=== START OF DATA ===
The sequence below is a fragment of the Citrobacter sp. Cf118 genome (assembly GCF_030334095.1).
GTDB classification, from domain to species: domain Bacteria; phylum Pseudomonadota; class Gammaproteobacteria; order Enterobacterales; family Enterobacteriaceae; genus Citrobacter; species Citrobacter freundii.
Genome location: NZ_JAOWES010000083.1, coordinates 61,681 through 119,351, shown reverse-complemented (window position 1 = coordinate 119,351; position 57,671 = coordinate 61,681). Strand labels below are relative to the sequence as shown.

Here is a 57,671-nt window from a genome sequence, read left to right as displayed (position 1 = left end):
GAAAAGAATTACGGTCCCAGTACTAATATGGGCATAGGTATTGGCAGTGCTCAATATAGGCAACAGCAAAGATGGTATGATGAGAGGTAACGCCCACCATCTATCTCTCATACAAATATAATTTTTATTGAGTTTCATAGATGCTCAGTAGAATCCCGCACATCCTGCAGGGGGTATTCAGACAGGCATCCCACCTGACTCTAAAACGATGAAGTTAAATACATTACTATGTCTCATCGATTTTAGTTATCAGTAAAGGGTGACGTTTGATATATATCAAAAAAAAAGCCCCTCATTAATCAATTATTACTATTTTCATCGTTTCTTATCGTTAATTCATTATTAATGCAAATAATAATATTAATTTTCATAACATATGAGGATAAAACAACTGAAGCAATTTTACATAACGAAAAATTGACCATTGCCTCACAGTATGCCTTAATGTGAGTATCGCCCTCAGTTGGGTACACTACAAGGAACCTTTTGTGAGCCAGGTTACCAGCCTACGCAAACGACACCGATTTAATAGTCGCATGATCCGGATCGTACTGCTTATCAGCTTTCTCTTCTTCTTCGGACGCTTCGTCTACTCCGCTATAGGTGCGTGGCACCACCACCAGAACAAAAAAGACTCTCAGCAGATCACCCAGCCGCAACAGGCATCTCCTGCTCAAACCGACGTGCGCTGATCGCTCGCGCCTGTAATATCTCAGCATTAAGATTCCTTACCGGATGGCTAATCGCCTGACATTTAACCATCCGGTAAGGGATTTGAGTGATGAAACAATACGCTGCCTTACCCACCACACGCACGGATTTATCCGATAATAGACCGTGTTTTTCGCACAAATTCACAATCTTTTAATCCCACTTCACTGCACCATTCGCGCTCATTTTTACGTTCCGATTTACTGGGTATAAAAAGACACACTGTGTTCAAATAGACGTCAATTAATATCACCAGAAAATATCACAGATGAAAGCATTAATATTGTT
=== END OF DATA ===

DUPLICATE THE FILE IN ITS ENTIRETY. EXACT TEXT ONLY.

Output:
The sequence below is a fragment of the Citrobacter sp. Cf118 genome (assembly GCF_030334095.1).
GTDB classification, from domain to species: domain Bacteria; phylum Pseudomonadota; class Gammaproteobacteria; order Enterobacterales; family Enterobacteriaceae; genus Citrobacter; species Citrobacter freundii.
Genome location: NZ_JAOWES010000083.1, coordinates 61,681 through 119,351, shown reverse-complemented (window position 1 = coordinate 119,351; position 57,671 = coordinate 61,681). Strand labels below are relative to the sequence as shown.

Here is a 57,671-nt window from a genome sequence, read left to right as displayed (position 1 = left end):
GAAAAGAATTACGGTCCCAGTACTAATATGGGCATAGGTATTGGCAGTGCTCAATATAGGCAACAGCAAAGATGGTATGATGAGAGGTAACGCCCACCATCTATCTCTCATACAAATATAATTTTTATTGAGTTTCATAGATGCTCAGTAGAATCCCGCACATCCTGCAGGGGGTATTCAGACAGGCATCCCACCTGACTCTAAAACGATGAAGTTAAATACATTACTATGTCTCATCGATTTTAGTTATCAGTAAAGGGTGACGTTTGATATATATCAAAAAAAAAGCCCCTCATTAATCAATTATTACTATTTTCATCGTTTCTTATCGTTAATTCATTATTAATGCAAATAATAATATTAATTTTCATAACATATGAGGATAAAACAACTGAAGCAATTTTACATAACGAAAAATTGACCATTGCCTCACAGTATGCCTTAATGTGAGTATCGCCCTCAGTTGGGTACACTACAAGGAACCTTTTGTGAGCCAGGTTACCAGCCTACGCAAACGACACCGATTTAATAGTCGCATGATCCGGATCGTACTGCTTATCAGCTTTCTCTTCTTCTTCGGACGCTTCGTCTACTCCGCTATAGGTGCGTGGCACCACCACCAGAACAAAAAAGACTCTCAGCAGATCACCCAGCCGCAACAGGCATCTCCTGCTCAAACCGACGTGCGCTGATCGCTCGCGCCTGTAATATCTCAGCATTAAGATTCCTTACCGGATGGCTAATCGCCTGACATTTAACCATCCGGTAAGGGATTTGAGTGATGAAACAATACGCTGCCTTACCCACCACACGCACGGATTTATCCGATAATAGACCGTGTTTTTCGCACAAATTCACAATCTTTTAATCCCACTTCACTGCACCATTCGCGCTCATTTTTACGTTCCGATTTACTGGGTATAAAAAGACACACTGTGTTCAAATAGACGTCAATTAATATCACCAGAAAATATCACAGATGAAAGCATTAATATTGTT